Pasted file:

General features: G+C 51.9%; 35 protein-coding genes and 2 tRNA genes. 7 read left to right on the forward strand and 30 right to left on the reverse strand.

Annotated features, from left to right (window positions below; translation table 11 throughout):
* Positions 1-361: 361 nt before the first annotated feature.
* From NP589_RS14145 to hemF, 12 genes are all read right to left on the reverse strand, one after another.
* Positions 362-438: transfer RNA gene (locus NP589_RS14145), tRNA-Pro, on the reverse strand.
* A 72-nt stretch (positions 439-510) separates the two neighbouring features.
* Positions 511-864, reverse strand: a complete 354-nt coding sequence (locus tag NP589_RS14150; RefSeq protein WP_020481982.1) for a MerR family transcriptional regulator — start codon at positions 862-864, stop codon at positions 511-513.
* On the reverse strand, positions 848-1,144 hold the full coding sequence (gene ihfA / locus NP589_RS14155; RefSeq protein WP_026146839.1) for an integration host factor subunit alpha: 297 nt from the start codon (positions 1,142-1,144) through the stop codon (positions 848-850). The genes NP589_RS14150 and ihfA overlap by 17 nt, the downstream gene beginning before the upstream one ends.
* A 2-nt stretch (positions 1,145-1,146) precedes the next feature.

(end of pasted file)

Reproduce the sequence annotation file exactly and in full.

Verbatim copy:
General features: G+C 51.9%; 35 protein-coding genes and 2 tRNA genes. 7 read left to right on the forward strand and 30 right to left on the reverse strand.

Annotated features, from left to right (window positions below; translation table 11 throughout):
* Positions 1-361: 361 nt before the first annotated feature.
* From NP589_RS14145 to hemF, 12 genes are all read right to left on the reverse strand, one after another.
* Positions 362-438: transfer RNA gene (locus NP589_RS14145), tRNA-Pro, on the reverse strand.
* A 72-nt stretch (positions 439-510) separates the two neighbouring features.
* Positions 511-864, reverse strand: a complete 354-nt coding sequence (locus tag NP589_RS14150; RefSeq protein WP_020481982.1) for a MerR family transcriptional regulator — start codon at positions 862-864, stop codon at positions 511-513.
* On the reverse strand, positions 848-1,144 hold the full coding sequence (gene ihfA / locus NP589_RS14155; RefSeq protein WP_026146839.1) for an integration host factor subunit alpha: 297 nt from the start codon (positions 1,142-1,144) through the stop codon (positions 848-850). The genes NP589_RS14150 and ihfA overlap by 17 nt, the downstream gene beginning before the upstream one ends.
* A 2-nt stretch (positions 1,145-1,146) precedes the next feature.